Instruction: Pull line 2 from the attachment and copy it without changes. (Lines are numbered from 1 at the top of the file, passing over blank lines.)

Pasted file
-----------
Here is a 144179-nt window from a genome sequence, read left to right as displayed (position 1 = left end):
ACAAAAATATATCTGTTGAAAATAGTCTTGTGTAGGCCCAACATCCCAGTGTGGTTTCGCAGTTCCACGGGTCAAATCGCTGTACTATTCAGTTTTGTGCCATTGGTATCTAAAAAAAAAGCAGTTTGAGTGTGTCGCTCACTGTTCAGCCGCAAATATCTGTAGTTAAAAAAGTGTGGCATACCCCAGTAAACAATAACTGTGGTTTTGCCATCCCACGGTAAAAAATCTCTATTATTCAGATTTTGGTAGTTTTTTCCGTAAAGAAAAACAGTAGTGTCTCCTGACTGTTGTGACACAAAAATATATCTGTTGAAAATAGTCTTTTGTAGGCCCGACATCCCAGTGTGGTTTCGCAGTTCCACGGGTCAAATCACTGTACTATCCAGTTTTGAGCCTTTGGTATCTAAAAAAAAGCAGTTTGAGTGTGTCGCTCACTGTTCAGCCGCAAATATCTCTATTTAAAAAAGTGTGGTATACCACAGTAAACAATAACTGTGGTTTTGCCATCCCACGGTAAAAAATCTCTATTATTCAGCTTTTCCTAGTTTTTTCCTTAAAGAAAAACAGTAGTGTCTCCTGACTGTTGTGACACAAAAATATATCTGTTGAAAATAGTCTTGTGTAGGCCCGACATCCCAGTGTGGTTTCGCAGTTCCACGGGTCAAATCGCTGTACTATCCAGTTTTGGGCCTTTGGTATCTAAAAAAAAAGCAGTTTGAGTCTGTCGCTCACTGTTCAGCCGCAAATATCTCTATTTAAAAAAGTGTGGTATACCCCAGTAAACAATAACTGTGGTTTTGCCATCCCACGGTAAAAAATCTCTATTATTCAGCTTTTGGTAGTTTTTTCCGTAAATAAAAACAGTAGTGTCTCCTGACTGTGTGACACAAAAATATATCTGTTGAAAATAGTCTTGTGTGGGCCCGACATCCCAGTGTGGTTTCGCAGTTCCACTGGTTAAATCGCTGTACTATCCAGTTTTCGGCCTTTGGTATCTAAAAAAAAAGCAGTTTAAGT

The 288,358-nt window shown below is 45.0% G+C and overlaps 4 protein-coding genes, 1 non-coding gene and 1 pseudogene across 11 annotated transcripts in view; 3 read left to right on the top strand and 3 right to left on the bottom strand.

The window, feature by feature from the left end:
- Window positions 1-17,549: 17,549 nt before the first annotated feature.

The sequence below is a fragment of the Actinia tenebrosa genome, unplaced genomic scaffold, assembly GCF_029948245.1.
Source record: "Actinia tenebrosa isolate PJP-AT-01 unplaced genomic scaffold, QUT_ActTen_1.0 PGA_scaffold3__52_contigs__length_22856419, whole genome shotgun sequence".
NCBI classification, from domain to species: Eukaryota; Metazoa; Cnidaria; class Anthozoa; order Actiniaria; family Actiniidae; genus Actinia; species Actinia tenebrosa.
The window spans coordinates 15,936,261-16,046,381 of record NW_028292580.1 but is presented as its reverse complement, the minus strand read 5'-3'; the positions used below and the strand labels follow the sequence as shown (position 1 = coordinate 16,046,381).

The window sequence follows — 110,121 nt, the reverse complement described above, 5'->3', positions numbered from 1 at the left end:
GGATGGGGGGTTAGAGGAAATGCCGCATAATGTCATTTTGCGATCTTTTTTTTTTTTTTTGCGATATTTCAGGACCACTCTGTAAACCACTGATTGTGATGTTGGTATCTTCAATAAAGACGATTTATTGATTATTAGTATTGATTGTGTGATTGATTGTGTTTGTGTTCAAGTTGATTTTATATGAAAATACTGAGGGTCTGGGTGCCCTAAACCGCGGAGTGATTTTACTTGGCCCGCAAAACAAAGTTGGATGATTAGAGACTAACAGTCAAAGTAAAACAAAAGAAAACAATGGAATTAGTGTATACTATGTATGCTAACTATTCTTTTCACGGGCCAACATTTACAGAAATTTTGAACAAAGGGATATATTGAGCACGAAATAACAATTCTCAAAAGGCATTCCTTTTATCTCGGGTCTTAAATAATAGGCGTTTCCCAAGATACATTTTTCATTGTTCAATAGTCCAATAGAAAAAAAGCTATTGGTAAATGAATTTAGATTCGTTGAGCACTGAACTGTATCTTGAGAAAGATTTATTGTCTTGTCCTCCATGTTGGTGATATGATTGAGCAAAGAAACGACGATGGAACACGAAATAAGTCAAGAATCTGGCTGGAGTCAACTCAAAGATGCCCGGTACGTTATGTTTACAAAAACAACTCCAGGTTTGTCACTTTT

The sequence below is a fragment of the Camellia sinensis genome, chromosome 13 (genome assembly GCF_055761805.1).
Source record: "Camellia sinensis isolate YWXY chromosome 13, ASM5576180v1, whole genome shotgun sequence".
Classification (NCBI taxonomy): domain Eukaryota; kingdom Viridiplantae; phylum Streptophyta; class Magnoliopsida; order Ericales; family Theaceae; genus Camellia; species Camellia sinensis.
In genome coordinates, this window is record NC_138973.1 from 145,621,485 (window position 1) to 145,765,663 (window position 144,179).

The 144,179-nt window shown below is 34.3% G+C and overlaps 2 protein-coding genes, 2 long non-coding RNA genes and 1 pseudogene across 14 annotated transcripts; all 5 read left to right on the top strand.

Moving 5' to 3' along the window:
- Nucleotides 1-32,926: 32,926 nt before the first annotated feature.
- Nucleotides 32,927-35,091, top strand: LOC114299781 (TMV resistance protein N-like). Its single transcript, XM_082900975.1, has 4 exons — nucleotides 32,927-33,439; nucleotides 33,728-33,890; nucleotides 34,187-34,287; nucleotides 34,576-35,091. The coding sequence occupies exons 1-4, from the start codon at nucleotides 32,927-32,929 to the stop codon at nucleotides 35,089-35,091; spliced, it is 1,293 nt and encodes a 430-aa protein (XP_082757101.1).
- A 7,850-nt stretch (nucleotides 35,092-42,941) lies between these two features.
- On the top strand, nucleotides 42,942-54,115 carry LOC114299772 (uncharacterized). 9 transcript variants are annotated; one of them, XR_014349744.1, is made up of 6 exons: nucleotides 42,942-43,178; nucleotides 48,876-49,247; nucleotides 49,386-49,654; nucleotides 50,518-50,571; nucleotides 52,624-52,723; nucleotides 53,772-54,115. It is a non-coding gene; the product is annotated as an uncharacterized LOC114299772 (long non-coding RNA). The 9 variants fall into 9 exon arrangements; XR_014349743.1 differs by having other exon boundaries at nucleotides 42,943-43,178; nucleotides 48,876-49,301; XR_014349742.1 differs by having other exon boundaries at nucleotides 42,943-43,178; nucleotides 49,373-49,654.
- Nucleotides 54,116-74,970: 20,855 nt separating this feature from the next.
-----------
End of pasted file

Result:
ACAAAAATATATCTGTTGAAAATAGTCTTGTGTAGGCCCAACATCCCAGTGTGGTTTCGCAGTTCCACGGGTCAAATCGCTGTACTATTCAGTTTTGTGCCATTGGTATCTAAAAAAAAAGCAGTTTGAGTGTGTCGCTCACTGTTCAGCCGCAAATATCTGTAGTTAAAAAAGTGTGGCATACCCCAGTAAACAATAACTGTGGTTTTGCCATCCCACGGTAAAAAATCTCTATTATTCAGATTTTGGTAGTTTTTTCCGTAAAGAAAAACAGTAGTGTCTCCTGACTGTTGTGACACAAAAATATATCTGTTGAAAATAGTCTTTTGTAGGCCCGACATCCCAGTGTGGTTTCGCAGTTCCACGGGTCAAATCACTGTACTATCCAGTTTTGAGCCTTTGGTATCTAAAAAAAAGCAGTTTGAGTGTGTCGCTCACTGTTCAGCCGCAAATATCTCTATTTAAAAAAGTGTGGTATACCACAGTAAACAATAACTGTGGTTTTGCCATCCCACGGTAAAAAATCTCTATTATTCAGCTTTTCCTAGTTTTTTCCTTAAAGAAAAACAGTAGTGTCTCCTGACTGTTGTGACACAAAAATATATCTGTTGAAAATAGTCTTGTGTAGGCCCGACATCCCAGTGTGGTTTCGCAGTTCCACGGGTCAAATCGCTGTACTATCCAGTTTTGGGCCTTTGGTATCTAAAAAAAAAGCAGTTTGAGTCTGTCGCTCACTGTTCAGCCGCAAATATCTCTATTTAAAAAAGTGTGGTATACCCCAGTAAACAATAACTGTGGTTTTGCCATCCCACGGTAAAAAATCTCTATTATTCAGCTTTTGGTAGTTTTTTCCGTAAATAAAAACAGTAGTGTCTCCTGACTGTGTGACACAAAAATATATCTGTTGAAAATAGTCTTGTGTGGGCCCGACATCCCAGTGTGGTTTCGCAGTTCCACTGGTTAAATCGCTGTACTATCCAGTTTTCGGCCTTTGGTATCTAAAAAAAAAGCAGTTTAAGT